As the U.S. financial crisis unfolded, President Bush and members of Congress authorized on Oct. 3, 2008, a rescue package called the Troubled Asset Relief Program (TARP). Many policymakers believed that the U.S. economy was, in the words of Federal Reserve Chairman Ben Bernanke, on the verge of ‘‘a cataclysm that could have rivaled or surpassed the Great Depression.’’
The Treasury Department was given broad authority to infuse money into faltering banks and other institutions to reestablish stability in the economy as a whole, and 18 large firms immediately received a combined $208.6 billion. The Congressional Oversight Panel was established to keep watch over how the TARP money was spent, and some portion of the funding was used with the expectation that it would be repaid.
The TARP continued under President Obama, and its authority expired in October 2010. In March 2011 the Congressional Oversight Panel issued its findings, “Congressional Oversight Panel: March Oversight Report.” They include:
- The Congressional Budget Office (CBO) estimates the TARP will ultimately cost taxpayers $25 billion; in 2009, the CBO had estimated the cost at $356 billion.
- The Congress authorized $700 billion at the outset of the program, and press reports repeated that number. However, “CBO’s estimates have grown progressively less grim as the economy has recovered and TARP investments have been repaid.”
- The Treasury Department “deserves credit for lowering costs through its diligent management of TARP assets and, in particular, its careful restructuring of AIG, Chrysler, and GM.” However, an additional reason for the lowered cost to taxpayers is that a $50 billion mortgage-related program did not get off the ground and “will accomplish far less than envisioned for American homeowners.”
- TARP found success when it coordinated small numbers of large institutions, but the program struggled when it needed to administer help to larger groups. The Treasury Department’s help to local and regional banks required too long a timeframe and proved “simply too small and too late to have a meaningful effect on financial stability.” Likewise, “Treasury found the task of coordinating hundreds of banks and loan servicers and millions of homeowners to be nearly overwhelming.”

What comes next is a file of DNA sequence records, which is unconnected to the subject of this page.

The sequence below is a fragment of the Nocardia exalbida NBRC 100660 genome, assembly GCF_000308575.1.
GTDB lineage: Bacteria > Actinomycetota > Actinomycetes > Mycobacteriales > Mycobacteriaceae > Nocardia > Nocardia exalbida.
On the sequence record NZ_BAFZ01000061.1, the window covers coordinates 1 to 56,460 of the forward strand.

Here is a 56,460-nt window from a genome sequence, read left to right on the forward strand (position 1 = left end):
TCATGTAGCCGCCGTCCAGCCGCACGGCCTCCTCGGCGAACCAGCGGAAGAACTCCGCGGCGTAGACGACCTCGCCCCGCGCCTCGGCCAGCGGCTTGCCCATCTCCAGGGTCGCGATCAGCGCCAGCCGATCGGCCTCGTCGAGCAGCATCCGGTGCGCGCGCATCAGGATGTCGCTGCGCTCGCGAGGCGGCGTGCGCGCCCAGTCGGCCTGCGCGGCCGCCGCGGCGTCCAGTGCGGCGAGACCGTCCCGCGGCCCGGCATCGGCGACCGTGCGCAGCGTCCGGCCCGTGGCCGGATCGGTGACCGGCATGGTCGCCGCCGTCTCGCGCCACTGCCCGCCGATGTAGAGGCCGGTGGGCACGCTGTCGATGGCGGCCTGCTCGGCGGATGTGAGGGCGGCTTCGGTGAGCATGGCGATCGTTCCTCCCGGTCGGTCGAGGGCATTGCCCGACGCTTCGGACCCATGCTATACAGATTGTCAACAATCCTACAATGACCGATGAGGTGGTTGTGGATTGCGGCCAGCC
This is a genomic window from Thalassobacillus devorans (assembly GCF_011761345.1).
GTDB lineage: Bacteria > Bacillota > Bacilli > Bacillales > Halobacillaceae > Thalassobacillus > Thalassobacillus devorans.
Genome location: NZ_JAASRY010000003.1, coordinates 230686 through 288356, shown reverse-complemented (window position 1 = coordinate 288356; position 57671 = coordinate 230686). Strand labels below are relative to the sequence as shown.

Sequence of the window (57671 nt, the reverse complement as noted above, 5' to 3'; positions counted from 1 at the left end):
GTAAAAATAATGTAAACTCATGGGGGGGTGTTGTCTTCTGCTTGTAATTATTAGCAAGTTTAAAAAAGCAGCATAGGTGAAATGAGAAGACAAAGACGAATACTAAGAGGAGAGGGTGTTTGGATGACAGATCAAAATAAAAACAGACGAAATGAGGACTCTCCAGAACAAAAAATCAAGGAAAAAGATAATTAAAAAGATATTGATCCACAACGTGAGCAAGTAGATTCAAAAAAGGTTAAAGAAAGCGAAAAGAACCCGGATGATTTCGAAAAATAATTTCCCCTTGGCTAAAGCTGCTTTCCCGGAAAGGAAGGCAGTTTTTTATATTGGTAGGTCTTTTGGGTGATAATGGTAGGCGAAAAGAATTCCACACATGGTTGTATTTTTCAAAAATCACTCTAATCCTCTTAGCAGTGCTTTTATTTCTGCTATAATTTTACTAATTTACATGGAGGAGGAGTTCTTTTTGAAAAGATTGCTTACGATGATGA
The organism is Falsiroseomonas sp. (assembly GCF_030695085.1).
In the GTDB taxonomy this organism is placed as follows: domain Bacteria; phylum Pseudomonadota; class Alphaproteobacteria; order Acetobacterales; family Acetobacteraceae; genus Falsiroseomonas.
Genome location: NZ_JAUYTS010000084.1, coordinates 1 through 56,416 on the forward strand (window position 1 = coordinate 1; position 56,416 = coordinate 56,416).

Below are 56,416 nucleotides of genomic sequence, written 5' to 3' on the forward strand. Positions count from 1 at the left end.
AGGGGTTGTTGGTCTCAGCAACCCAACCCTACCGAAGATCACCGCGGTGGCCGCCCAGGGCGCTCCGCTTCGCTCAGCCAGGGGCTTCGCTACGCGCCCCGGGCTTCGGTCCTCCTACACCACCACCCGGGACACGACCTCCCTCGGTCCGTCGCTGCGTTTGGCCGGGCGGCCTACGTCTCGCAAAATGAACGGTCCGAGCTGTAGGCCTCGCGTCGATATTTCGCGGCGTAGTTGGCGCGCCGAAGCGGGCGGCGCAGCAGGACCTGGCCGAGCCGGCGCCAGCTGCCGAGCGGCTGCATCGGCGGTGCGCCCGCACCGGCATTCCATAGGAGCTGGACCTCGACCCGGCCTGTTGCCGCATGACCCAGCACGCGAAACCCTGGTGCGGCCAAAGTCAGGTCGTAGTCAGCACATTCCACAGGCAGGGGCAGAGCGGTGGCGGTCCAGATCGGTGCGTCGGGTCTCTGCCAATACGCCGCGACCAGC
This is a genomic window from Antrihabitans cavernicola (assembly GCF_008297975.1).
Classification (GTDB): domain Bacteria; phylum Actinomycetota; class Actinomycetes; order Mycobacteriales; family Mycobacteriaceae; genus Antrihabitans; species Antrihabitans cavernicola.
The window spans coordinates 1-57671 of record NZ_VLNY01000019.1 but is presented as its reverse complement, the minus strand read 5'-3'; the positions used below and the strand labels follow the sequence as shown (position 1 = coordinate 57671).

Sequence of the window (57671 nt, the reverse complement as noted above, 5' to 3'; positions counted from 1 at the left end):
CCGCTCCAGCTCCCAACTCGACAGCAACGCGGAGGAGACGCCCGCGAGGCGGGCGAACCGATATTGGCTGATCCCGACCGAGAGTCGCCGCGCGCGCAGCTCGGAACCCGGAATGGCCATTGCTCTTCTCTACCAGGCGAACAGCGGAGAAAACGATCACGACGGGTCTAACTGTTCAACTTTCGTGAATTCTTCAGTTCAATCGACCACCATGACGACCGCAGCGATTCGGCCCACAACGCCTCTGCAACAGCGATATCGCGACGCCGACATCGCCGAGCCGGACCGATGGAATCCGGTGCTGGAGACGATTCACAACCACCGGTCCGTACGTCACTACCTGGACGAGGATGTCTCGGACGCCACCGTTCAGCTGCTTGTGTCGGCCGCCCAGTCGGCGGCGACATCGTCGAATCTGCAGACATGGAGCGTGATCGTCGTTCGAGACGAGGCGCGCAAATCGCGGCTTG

- The later inclusion of Detroit-based automakers in the TARP set a troubling precedent: “Although the TARP seemed originally to target only those companies whose financial operations made them a potential risk to systemic stability, the use of the TARP to support the automotive industry suggests that a company may be considered ‘systemically significant’ merely because it employs a certain number of workers.”
- The bailout of the financial insurance firm AIG was marked by a lack of transparency. The government assumed too much of the financial burden during this process: “The absence of shared sacrifice by private parties undermined the government’s ability to respond to the financial crisis, while also seeding longer-term risks for the effective functioning of the financial markets.”
- Because of the bailout of large financial and industrial institutions, the TARP has created a “moral hazard” — a system-wide expectation that irresponsible institutions may again be saved by the government. This “too big to fail” dynamic, as it is commonly known, has real-world market effects: “Credit rating agencies continue to adjust the credit ratings of very large banks to reflect their implicit government guarantee.”
Tags: economy, financial crisis, campaign issue